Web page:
Jimmy: Not really, but I can give it a try! It’s more something that has to be experienced to get an idea of what it is. At the most basic level, she is a painter and I’m a musician, and we allow our crafts to collide with each other in live performances. It’s the kind of thing that requires a lot of authenticity and vulnerability from both of us, or it won’t work. We don’t fully understand it, and we’re not too interested in over thinking it, but we do know that it is powerful and that it’s an important part of our individual artistic directions.
Graham: Your latest work is called The Rebel Chemist. Were you changing anything in your approach to recording this CD in comparison to other projects you have worked on?
Jimmy: The biggest change was recording on my own. It was a huge challenge, and I learned a tremendous amount throughout the process. It also brought out new opportunities for writing, as I was able to write and record simultaneously during the entire project. Because I was recording on my own terms and within my own timeline, a flood of creative opportunity was opened up. It was a good experience.
Graham: Do you recall any particularly memorable moments during the recording?
Jimmy: Recording on your own has it’s benefits, but it can get a little lonely. So it was definitely a highlight whenever another musician was able to be part of a track. I think music is at it’s best when it’s acknowledging that communal aspect, even if it’s just two people. It brings a certain joy and diversity that you can’t get on your own. Plus, it usually involves beer or one of the spirits, so that’s good. That being said, I can remember a few magical late night songwriting sessions that wouldn’t have happened if I hadn’t been writing on my own.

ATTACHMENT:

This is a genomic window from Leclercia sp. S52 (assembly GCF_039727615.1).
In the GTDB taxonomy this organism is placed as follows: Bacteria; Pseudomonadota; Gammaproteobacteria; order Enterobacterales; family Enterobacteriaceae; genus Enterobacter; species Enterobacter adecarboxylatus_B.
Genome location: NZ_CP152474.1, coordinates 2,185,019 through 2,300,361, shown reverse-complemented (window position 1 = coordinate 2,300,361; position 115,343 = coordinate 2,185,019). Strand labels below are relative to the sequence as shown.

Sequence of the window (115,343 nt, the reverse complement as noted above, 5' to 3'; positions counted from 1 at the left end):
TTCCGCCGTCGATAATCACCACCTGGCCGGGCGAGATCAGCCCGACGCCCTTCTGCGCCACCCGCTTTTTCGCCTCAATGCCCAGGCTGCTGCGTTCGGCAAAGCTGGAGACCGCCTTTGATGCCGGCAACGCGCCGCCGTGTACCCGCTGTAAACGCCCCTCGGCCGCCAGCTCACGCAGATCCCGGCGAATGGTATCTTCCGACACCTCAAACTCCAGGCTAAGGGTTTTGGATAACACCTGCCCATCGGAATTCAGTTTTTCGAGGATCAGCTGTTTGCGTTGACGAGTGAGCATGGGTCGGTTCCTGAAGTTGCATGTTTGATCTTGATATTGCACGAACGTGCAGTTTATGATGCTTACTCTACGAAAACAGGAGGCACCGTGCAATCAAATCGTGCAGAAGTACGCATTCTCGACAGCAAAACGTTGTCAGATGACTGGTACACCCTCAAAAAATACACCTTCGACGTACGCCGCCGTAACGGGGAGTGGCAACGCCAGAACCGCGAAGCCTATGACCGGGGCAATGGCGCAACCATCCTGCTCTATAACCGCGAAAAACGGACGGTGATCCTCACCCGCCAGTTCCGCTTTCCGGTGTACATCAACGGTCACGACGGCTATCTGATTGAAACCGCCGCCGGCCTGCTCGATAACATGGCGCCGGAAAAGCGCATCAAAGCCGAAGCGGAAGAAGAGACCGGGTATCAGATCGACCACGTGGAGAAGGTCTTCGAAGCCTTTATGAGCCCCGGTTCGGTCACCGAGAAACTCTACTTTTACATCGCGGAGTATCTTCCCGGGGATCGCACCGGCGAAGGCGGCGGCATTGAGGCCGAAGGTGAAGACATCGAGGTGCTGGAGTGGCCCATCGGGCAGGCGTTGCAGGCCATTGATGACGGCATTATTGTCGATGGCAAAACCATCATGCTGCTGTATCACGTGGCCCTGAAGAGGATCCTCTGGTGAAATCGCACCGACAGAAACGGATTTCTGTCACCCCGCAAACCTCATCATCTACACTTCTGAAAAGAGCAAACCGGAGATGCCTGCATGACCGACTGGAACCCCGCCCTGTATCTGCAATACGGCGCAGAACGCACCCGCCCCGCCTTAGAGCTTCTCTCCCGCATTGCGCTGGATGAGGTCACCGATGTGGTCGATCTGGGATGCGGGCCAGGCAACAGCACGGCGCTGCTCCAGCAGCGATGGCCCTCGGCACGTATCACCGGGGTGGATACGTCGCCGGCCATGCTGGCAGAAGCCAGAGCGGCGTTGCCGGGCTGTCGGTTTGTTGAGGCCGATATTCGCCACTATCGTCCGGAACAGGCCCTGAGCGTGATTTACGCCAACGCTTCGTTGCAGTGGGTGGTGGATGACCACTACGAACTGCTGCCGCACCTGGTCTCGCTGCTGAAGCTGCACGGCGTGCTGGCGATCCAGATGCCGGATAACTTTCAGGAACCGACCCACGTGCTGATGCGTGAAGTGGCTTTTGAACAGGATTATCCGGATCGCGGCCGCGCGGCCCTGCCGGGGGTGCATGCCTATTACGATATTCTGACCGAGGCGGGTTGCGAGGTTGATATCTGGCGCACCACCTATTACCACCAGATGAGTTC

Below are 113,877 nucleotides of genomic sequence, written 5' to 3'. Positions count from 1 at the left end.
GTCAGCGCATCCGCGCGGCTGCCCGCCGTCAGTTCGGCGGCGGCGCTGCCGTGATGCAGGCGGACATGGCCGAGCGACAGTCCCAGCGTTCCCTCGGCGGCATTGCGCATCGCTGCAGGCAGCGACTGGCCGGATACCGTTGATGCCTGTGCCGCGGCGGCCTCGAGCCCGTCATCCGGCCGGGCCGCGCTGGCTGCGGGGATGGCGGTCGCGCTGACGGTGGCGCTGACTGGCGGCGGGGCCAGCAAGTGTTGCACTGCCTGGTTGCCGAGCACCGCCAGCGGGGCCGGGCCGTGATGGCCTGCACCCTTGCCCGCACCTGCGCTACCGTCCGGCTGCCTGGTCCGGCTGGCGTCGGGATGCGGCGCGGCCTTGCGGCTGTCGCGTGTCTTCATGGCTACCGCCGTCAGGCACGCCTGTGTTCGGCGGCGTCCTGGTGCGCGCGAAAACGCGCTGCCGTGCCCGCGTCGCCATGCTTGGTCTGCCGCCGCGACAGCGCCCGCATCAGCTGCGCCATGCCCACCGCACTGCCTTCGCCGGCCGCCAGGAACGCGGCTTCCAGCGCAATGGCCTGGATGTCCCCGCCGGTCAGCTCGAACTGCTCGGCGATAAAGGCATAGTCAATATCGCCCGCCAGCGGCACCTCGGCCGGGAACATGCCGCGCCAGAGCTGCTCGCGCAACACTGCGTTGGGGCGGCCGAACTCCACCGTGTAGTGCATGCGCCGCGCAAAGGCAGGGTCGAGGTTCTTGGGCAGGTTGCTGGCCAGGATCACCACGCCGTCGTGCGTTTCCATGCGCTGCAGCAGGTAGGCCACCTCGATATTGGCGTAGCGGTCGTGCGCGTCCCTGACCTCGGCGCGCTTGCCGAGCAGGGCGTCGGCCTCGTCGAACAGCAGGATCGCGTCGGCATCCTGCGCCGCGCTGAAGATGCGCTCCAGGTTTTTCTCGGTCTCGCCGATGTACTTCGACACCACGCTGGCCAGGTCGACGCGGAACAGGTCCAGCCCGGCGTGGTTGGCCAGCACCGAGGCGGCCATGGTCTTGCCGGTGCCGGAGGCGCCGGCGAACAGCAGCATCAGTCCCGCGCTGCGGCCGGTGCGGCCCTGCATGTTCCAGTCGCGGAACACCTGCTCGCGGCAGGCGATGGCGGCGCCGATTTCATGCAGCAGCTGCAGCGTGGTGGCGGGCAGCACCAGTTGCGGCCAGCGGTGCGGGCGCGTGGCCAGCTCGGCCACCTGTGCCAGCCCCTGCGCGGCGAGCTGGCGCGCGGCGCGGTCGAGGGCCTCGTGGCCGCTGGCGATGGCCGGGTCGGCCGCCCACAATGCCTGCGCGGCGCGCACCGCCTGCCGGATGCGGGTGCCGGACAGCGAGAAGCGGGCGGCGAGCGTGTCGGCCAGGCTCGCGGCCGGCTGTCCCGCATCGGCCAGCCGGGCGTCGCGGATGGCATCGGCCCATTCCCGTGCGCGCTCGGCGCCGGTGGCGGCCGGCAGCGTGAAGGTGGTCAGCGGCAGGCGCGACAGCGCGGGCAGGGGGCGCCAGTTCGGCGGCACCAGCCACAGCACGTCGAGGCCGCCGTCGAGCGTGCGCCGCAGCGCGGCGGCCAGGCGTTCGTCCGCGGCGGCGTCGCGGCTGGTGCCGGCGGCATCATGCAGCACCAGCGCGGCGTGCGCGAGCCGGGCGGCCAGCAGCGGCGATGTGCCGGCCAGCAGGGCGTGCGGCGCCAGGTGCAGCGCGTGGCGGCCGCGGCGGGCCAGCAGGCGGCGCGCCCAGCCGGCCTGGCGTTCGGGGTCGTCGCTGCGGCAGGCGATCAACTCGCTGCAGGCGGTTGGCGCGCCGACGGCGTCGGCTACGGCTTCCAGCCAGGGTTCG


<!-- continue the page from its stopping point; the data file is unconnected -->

Graham: The Rebel Chemist is a texturally rich recording and is full of interesting stories. Would you say there is a theme which weaves between the songs or are they not connected thematically?
Jimmy: There was no real deliberate theme when I was writing. I was just exploring, and having fun, trying to discover some new sounds and characters. Though once I had a collection of songs, certain elements remained consistent. There’s a reoccurring theme of anticipation, that feeling of being on the edge of some adventure, or a new season. There are a few others as well, but it is what it is, and ‘The Rebel Chemist’ is made up of songs and ideas that consistently emerged over a couple years of writing and recording. Someone else might interpret them differently than me, but I like the idea of that. I like the openness.
“I’m drawn to the mystery, and through the mystery I’m drawn to truth”